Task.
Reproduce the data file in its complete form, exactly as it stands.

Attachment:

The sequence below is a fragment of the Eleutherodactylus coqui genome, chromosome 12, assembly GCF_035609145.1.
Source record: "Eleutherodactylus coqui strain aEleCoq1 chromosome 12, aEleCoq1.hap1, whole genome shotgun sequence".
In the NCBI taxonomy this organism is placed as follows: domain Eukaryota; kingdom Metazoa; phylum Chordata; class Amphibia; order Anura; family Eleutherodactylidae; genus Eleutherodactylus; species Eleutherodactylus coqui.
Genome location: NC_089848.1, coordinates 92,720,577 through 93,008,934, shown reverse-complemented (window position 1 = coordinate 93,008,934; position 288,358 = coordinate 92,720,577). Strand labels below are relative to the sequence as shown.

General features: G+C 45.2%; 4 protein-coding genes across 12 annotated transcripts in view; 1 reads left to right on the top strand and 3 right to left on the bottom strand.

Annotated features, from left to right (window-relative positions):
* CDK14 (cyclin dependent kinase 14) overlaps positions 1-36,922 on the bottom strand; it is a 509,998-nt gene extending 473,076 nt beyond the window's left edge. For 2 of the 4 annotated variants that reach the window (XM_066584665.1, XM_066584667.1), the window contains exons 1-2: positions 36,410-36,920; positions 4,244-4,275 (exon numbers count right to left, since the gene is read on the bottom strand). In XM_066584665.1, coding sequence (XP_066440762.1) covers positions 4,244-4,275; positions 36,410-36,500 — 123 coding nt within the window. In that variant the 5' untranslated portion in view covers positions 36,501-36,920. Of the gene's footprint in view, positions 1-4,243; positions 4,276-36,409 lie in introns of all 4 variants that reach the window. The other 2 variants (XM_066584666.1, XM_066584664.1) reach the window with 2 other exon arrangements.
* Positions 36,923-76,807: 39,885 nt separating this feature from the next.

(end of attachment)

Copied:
The sequence below is a fragment of the Eleutherodactylus coqui genome, chromosome 12, assembly GCF_035609145.1.
Source record: "Eleutherodactylus coqui strain aEleCoq1 chromosome 12, aEleCoq1.hap1, whole genome shotgun sequence".
In the NCBI taxonomy this organism is placed as follows: domain Eukaryota; kingdom Metazoa; phylum Chordata; class Amphibia; order Anura; family Eleutherodactylidae; genus Eleutherodactylus; species Eleutherodactylus coqui.
Genome location: NC_089848.1, coordinates 92,720,577 through 93,008,934, shown reverse-complemented (window position 1 = coordinate 93,008,934; position 288,358 = coordinate 92,720,577). Strand labels below are relative to the sequence as shown.

General features: G+C 45.2%; 4 protein-coding genes across 12 annotated transcripts in view; 1 reads left to right on the top strand and 3 right to left on the bottom strand.

Annotated features, from left to right (window-relative positions):
* CDK14 (cyclin dependent kinase 14) overlaps positions 1-36,922 on the bottom strand; it is a 509,998-nt gene extending 473,076 nt beyond the window's left edge. For 2 of the 4 annotated variants that reach the window (XM_066584665.1, XM_066584667.1), the window contains exons 1-2: positions 36,410-36,920; positions 4,244-4,275 (exon numbers count right to left, since the gene is read on the bottom strand). In XM_066584665.1, coding sequence (XP_066440762.1) covers positions 4,244-4,275; positions 36,410-36,500 — 123 coding nt within the window. In that variant the 5' untranslated portion in view covers positions 36,501-36,920. Of the gene's footprint in view, positions 1-4,243; positions 4,276-36,409 lie in introns of all 4 variants that reach the window. The other 2 variants (XM_066584666.1, XM_066584664.1) reach the window with 2 other exon arrangements.
* Positions 36,923-76,807: 39,885 nt separating this feature from the next.